However, I am partially of the opinion that text abbreviations are the complete downfall of society. I do not think that text-abbreviations themselves are really all that bad (I use them), but I think it’s more a matter of everyone understanding what’s being communicated. That’s where it gets very tricky. Generational gaps make it even more difficult. My mother has her own version of short-hand texting, and it definitely made for some pretty insane moments. My favorite one: “Aunt X hosp @ home & rushed.MB hrtatk noknow. ICU. BAD. LOL” In her defense, she was new to texting, but it took me 5 minutes to figure out that my aunt was in the hospital and was rushed in from her home by one of her sons. They didn’t know what was wrong, they think it’s a heart attack, and she’s in bad shape and in the ICU. Then I actually got to the LOL. I was flabbergasted – what the hell was funny about any of the rest of it? was it a joke? a bad one… a really bad one, if it was. I ended up calling my mom to find out what was going on. First thing she said was “didn’t you get my text?” um…yeah…. but it makes no sense! She confirmed I had the message correct, and then informed me that I was wrong: LOL is not “Laughing out Loud”, but rather “Lots of Love”. I told her she was wrong, she ignored me. She proceeded to pass that same message along to my sisters — all of us ended up calling her and clarifying her mistake for her. It still took over a year to get her to understand LOL after a serious message causes nothing but headaches. Finally she caught on, and she changed it to LYL (love you lots) and it does not cause communication problems anymore. But seriously, for a while it was really horrible. Think of a bad thing, and then LOL it at the end… you never knew if she was serious or not. then for about six months, she was using LYL and randomly switching it to LOL so we REALLY didn’t know what was going on. Now she’s got it down (3 years later). And her other abbreviations aren’t much easier to decipher; especially since they don’t really save any time or characters. ettsy was etc for her, choko was chocolate, it just goes on and on. oy!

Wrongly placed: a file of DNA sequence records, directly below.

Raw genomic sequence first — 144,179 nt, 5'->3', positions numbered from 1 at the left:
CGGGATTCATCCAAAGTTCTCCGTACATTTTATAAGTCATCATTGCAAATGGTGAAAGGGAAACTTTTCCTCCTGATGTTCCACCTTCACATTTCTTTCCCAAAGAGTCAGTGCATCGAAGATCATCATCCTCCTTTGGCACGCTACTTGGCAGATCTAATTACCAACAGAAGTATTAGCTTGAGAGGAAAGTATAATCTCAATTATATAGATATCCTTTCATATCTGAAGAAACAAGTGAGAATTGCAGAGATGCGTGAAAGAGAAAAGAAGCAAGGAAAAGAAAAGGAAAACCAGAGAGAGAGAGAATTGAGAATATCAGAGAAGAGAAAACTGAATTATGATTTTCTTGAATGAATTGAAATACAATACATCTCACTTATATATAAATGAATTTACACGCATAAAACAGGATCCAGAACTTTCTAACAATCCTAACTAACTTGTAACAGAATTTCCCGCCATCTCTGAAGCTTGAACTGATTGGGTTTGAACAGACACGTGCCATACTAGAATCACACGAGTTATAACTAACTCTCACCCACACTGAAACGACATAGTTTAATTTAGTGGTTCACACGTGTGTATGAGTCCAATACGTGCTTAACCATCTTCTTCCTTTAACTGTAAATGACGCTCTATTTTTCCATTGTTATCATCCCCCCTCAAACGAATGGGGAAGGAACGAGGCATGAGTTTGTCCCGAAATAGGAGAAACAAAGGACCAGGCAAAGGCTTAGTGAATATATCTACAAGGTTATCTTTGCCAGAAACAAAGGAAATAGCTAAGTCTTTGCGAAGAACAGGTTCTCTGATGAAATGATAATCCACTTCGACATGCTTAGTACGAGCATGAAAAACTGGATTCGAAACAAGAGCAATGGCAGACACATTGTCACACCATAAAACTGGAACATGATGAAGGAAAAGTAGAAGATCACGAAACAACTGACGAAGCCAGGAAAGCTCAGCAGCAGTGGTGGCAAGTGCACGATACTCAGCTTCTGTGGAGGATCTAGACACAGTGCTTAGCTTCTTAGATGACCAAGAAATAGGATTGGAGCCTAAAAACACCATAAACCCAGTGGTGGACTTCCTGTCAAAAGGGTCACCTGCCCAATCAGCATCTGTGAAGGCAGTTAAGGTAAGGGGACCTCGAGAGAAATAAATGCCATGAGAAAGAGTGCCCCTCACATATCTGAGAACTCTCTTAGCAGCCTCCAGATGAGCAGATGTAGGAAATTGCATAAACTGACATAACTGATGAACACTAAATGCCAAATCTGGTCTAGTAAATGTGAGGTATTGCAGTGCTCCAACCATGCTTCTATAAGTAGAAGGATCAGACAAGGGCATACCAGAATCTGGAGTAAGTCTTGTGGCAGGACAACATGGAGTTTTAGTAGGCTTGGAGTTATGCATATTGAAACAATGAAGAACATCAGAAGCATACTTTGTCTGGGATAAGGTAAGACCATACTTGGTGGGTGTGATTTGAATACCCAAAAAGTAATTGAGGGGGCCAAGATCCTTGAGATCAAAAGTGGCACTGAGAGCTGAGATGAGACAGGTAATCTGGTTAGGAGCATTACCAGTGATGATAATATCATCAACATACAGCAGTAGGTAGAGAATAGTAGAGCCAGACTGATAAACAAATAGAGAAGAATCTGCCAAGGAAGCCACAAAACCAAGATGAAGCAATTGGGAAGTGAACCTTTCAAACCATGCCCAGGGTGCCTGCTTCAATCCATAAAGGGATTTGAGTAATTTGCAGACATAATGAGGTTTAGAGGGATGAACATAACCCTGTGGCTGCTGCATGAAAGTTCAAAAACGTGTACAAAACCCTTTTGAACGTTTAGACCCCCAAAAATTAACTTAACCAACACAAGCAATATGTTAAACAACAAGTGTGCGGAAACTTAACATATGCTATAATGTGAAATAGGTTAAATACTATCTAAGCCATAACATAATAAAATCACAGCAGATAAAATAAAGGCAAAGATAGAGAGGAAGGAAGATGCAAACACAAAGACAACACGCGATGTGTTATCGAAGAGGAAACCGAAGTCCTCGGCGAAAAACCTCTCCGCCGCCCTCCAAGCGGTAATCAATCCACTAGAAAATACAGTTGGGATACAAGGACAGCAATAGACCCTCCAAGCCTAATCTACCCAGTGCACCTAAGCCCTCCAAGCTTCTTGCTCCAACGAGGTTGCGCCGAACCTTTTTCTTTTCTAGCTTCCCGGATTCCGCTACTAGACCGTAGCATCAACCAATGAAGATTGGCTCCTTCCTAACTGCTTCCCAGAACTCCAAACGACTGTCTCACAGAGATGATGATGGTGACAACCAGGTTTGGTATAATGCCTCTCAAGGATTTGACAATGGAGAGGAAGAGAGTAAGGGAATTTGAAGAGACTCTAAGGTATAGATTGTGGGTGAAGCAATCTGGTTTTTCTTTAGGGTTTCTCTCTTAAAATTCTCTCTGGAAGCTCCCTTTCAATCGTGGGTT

But thank you for a fun read, a good link, and a chance to vent to someone other than my sisters about my mother’s insane abbreviations :-)

  79. Really? I don’t agree much with Bsneeki. I really enjoyed your post. You explained what we’re all dealing with both young and old. Kids are trying to make sense of their technology just like adults. However, adults have a harder time adapting and changing. We don’t want to accept something new because we always think we’re right–myself included. Yet, as much as I resisted the texting language, I sometimes write “r u ok” and send emojis instead of actual explanations. Thank you for offering linguistic approach to our new way of communicating.

  80. I agree with the person who mentioned not knowing what the shortened version means. This from a secretary who had to learn shorthand if I wanted to make more money. My daughter sent me a text that said, “dl sus”. I had to ask her what it meant. I hate texting when it begins to replace talking to another person. But I do like to type “WTF”! And dl sus meant driver’s license suspended, oops.

  81. I really enjoyed this article! You make some really great points about prescriptivism and how abbreviations are hardly a new facet or a “deterioration” of language. I think that the OED was right to include abbreviations and text speak. After all, language is all about usage, right? If we went around cherry-picking the language that is used then we wouldn’t have an accurate idea of how our language is developing.

    Personally, I’m not a big fan of text speak, because it’s hard for me to understand. But I think that’s probably because I’m a bit behind the times when it comes to technology, and I don’t think texting is intrinsically good or bad. I am curious, however, what your thoughts are about text speak used verbally and not just as a written convenience. I think it’s unnecessary since often the abbreviations take more time to say than the actual words, thus defeating the purpose of the abbreviation (for example, saying “www” instead of “world wide web”). Surely in that case both principles of laziness and comprehension are against its usage. I would think social factors such as age and status would perhaps be the deciding features for that usage. What do you think?